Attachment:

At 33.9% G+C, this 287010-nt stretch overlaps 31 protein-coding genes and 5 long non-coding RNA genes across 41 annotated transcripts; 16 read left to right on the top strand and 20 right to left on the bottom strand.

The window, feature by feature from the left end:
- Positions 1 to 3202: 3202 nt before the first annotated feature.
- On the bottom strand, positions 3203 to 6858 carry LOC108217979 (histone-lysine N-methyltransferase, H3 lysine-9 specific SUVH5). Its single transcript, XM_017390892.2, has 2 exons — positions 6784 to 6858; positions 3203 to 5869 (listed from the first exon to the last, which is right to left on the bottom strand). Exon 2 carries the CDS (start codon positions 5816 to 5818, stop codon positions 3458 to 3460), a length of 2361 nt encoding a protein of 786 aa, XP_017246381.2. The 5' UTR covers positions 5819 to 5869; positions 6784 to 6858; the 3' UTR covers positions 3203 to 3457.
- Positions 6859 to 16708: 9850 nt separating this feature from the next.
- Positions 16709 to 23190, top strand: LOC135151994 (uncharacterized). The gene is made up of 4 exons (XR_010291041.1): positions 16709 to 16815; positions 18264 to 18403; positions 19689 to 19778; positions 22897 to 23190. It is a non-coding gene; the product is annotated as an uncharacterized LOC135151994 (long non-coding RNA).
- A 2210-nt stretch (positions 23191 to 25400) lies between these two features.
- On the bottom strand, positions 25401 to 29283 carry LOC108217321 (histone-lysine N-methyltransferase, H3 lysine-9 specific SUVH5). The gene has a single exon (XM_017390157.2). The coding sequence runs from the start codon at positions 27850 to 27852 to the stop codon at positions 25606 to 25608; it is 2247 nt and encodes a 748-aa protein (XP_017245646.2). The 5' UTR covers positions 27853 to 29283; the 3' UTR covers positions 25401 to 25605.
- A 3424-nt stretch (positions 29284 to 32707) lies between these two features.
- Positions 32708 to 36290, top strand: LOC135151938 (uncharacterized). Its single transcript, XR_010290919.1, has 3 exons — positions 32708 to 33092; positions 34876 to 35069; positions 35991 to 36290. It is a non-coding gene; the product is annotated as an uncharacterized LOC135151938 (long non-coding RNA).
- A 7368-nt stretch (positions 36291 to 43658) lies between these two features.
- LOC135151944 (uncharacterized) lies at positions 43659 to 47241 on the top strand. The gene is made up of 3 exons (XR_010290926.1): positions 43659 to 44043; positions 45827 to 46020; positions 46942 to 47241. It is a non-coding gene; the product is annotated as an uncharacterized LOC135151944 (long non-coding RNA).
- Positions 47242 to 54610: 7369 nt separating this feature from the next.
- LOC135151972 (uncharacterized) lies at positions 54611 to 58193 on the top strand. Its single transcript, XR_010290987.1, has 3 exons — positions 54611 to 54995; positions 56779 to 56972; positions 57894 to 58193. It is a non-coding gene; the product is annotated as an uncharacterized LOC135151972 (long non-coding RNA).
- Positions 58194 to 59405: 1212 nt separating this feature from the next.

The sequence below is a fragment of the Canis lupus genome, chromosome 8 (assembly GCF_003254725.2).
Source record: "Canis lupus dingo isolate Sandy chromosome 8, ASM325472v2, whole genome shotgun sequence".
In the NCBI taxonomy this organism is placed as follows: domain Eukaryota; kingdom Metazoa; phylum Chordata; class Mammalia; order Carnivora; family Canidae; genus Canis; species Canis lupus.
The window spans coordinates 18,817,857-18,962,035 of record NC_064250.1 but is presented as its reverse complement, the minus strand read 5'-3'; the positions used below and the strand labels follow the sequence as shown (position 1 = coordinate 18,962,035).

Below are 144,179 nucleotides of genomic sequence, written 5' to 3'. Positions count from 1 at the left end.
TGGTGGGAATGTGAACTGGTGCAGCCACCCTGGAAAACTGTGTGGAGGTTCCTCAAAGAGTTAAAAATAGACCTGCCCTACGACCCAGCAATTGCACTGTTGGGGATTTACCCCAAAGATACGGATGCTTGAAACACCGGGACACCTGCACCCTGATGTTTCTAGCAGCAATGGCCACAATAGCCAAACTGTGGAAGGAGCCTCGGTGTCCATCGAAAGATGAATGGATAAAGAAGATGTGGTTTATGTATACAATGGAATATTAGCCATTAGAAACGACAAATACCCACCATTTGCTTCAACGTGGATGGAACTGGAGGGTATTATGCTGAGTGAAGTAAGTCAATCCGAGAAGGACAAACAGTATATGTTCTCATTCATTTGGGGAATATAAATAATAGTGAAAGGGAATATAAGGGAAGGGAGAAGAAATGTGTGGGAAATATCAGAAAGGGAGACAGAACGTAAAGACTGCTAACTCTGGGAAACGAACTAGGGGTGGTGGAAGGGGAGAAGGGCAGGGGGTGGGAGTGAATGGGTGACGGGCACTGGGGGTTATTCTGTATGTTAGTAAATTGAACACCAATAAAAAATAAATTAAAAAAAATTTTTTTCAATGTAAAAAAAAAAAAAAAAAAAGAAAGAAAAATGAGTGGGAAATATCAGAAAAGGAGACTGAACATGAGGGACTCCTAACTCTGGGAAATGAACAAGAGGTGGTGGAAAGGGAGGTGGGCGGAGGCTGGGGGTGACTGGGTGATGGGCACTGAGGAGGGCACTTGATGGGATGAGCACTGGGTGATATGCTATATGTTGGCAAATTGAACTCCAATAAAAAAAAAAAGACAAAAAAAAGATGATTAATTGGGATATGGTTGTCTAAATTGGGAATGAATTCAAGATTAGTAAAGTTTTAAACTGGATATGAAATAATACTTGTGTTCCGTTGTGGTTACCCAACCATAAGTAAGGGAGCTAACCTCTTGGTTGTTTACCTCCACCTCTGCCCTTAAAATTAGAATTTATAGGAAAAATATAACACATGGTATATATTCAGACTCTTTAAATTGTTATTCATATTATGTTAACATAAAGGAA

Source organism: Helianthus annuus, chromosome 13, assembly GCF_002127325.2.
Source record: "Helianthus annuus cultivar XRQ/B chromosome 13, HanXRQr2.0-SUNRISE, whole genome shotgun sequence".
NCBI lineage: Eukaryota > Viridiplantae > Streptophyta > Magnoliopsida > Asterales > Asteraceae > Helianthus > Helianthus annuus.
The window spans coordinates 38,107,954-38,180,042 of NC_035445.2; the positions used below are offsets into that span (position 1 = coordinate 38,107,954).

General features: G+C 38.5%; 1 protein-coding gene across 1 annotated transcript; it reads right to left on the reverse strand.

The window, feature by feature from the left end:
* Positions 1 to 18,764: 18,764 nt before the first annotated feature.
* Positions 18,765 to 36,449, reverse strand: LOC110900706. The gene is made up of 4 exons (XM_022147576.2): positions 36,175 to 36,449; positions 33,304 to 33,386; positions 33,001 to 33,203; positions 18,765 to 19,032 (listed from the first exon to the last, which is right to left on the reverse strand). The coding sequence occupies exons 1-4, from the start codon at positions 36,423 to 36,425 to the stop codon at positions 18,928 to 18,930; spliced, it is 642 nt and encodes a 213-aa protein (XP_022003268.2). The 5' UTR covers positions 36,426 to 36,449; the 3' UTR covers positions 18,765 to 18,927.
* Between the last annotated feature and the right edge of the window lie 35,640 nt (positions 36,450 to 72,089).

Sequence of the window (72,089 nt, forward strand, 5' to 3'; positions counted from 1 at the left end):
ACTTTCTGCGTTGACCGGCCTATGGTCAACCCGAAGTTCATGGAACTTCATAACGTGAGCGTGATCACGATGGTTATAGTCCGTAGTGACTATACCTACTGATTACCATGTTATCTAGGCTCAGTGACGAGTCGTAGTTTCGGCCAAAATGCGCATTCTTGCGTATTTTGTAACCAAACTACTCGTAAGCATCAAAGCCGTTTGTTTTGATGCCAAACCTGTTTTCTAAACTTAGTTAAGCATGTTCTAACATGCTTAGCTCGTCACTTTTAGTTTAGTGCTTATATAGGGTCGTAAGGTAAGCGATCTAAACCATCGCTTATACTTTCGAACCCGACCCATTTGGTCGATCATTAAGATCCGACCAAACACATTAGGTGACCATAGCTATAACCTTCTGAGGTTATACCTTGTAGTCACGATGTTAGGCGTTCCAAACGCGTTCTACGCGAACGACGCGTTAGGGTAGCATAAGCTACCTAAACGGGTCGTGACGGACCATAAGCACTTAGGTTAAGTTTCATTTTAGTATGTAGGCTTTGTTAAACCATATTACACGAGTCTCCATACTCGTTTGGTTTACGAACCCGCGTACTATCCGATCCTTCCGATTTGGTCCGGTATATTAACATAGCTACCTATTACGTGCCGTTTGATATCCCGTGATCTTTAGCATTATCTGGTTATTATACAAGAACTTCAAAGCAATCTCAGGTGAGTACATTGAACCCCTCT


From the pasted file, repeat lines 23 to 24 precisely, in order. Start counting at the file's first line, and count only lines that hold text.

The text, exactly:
Source record: "Helianthus annuus cultivar XRQ/B chromosome 13, HanXRQr2.0-SUNRISE, whole genome shotgun sequence".
NCBI lineage: Eukaryota > Viridiplantae > Streptophyta > Magnoliopsida > Asterales > Asteraceae > Helianthus > Helianthus annuus.